God’s Wrath: Objections Answered

The Last Judgment by John Martin, 1853
Painter John Martin’s depiction of The Last Judgment is fanciful. Nevertheless, the Bible does tell us of a time of judgment followed by eternal life with God for some and wrath for others.

Peter Ditzel

In “God’s Wrath, Part 1” and “God’s Wrath, Part 2”, I showed proof from Scripture that God is loving and wrathful in both the Old and the New Testaments. In this article, I’d like to answer objections to the idea of God’s wrath.

I have already explained in the previous articles that God can be both loving and wrathful because His love is toward one group and His wrath toward another. Only for the sake of Jesus Christ, does God love those for whom Christ made atonement on the Cross. These people always become believers whom God justifies of their sins. God’s wrath is toward unbelievers because of their unbelief and because they are still in their sins.

Isn’t Matthew 5:44-45 Contrary to God’s Wrath?

Jesus said, “Love your enemies, bless those who curse you, do good to those who hate you, and pray for those who mistreat you and persecute you that you may be children of your Father who is in heaven. For he makes his sun to rise on the evil and the good, and sends rain on the just and the unjust” (Matthew 5:44-45). Isn’t this saying that God loves His enemies, the unjust?

This passage requires more explanation than most people usually give it. We’ve just seen that God has wrath toward sinners, even after Jesus’ atoning sacrifice for His elect. God does not have wrath toward believers, but He does have wrath toward unbelievers. So, why does Jesus tell us to love our enemies so that we may be children of our Father in heaven?

Paul gives us the answer in Romans 5:8-10:

But God commends his own love towards us, in that while we were yet sinners, Christ died for us. Much more then, being now justified by his blood, we will be saved from God’s wrath through him. For if, while we were enemies, we were reconciled to God through the death of his Son, much more, being reconciled, we will be saved by his life.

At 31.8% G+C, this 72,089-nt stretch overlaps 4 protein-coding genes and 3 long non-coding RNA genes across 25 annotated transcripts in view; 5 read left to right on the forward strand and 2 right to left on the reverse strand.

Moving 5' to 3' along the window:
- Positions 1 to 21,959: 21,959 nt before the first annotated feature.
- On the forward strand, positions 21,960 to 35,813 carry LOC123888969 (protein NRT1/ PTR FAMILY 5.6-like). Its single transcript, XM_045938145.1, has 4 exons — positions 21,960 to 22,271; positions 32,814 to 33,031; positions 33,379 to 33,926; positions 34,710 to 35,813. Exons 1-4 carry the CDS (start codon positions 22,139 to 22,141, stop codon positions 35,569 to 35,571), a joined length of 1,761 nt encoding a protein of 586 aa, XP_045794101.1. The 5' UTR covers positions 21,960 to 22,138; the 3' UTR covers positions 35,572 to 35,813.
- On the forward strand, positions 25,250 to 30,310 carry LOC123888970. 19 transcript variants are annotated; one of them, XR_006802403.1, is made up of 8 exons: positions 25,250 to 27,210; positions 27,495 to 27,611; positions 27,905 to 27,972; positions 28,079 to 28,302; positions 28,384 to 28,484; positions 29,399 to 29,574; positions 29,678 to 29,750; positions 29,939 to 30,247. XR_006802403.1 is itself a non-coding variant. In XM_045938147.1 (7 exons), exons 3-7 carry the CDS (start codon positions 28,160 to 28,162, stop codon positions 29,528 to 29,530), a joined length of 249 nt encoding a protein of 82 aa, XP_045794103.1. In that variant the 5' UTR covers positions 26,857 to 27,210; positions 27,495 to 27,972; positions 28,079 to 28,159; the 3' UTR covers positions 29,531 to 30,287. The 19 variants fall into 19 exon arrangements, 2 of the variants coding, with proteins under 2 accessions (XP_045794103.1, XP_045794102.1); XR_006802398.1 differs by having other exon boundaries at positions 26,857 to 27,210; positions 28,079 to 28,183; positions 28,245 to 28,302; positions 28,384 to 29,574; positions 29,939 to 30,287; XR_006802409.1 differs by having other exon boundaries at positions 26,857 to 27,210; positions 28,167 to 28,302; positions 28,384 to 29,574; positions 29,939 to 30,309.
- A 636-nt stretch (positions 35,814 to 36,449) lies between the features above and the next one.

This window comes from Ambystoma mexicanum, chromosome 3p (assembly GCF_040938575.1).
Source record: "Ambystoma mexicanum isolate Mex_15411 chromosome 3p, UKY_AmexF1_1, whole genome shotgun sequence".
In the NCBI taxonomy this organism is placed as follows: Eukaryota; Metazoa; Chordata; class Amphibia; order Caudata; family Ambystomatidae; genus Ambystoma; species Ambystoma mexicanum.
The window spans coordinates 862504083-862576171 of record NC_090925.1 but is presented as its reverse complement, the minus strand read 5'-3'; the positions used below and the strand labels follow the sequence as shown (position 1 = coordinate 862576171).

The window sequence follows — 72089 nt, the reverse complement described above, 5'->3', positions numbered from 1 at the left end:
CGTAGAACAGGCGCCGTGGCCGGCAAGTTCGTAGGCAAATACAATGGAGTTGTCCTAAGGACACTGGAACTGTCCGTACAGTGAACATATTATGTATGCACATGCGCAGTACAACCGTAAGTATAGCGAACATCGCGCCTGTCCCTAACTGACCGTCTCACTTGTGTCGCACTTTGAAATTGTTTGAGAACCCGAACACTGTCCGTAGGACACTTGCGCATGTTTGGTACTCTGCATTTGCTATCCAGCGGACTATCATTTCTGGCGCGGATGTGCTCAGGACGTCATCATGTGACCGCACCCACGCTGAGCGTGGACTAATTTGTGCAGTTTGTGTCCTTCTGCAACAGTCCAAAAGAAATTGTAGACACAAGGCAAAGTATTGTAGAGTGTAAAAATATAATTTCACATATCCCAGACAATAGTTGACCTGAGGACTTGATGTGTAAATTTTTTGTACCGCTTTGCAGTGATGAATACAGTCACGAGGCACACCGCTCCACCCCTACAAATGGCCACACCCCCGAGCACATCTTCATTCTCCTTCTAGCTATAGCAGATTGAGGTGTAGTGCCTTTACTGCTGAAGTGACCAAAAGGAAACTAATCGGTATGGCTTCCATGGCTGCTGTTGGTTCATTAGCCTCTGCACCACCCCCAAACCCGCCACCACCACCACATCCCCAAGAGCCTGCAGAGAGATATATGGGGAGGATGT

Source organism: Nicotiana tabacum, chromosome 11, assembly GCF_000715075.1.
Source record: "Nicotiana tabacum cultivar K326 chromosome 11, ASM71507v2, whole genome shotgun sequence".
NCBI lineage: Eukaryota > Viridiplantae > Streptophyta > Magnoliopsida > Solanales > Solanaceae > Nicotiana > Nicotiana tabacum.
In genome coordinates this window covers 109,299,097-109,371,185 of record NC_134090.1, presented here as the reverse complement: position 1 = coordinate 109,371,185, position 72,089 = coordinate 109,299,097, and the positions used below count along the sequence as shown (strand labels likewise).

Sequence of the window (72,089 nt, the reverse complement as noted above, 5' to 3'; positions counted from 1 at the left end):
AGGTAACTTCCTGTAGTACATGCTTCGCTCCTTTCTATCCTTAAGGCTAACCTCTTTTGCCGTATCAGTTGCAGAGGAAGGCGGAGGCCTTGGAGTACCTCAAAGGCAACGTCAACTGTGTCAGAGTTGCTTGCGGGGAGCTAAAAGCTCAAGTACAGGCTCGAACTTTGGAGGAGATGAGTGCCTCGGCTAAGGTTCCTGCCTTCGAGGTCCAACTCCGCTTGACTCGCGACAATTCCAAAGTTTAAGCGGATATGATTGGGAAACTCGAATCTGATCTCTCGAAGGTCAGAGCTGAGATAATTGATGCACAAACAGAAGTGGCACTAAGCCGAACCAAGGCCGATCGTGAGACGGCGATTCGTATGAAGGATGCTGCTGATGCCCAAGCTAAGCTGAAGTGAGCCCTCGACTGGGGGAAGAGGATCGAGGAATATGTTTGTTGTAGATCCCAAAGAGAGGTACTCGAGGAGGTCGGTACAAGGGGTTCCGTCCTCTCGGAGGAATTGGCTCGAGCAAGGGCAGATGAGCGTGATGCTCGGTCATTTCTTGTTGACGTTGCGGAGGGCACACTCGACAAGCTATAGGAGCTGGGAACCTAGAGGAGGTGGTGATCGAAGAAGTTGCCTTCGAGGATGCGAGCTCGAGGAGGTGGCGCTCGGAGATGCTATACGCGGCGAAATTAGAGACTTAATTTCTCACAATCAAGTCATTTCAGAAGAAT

Prior to our reconciliation by Jesus Christ, even though we were elect, we were God’s enemies because our sins were still on us. But God showed His love toward us—His enemies—through Christ’s death.

God sends rain on the just and the unjust because withholding rain from the unjust would also hurt the just. But we humans don’t know who is elect and who isn’t. So, we’re to love everyone, including our enemies.

On the other hand, Paul tells us, “The Lord knows those who are his” (see 2 Timothy 2:19). So, God can, does, and will love believers and show His wrath toward unrepentant unbelievers:

“But bring those enemies of mine who didn’t want me to reign over them here, and kill them before me.”
Luke 19:27

Then the king said to the servants, “Bind him hand and foot, take him away, and throw him into the outer darkness; there is where the weeping and grinding of teeth will be.”
Matthew 22:13

But if that evil servant should say in his heart, “My lord is delaying his coming,” and begins to beat his fellow servants, and eat and drink with the drunkards, the lord of that servant will come in a day when he doesn’t expect it, and in an hour when he doesn’t know it and will cut him in pieces, and appoint his portion with the hypocrites. There is where the weeping and grinding of teeth will be.”
Matthew 24:48-51

The kings of the earth, the princes, the commanding officers, the rich, the strong, and every slave and free person, hid themselves in the caves and in the rocks of the mountains. They told the mountains and the rocks, “Fall on us, and hide us from the face of him who sits on the throne, and from the wrath of the Lamb, for the great day of his wrath has come; and who is able to stand?”
Revelation 6:15-17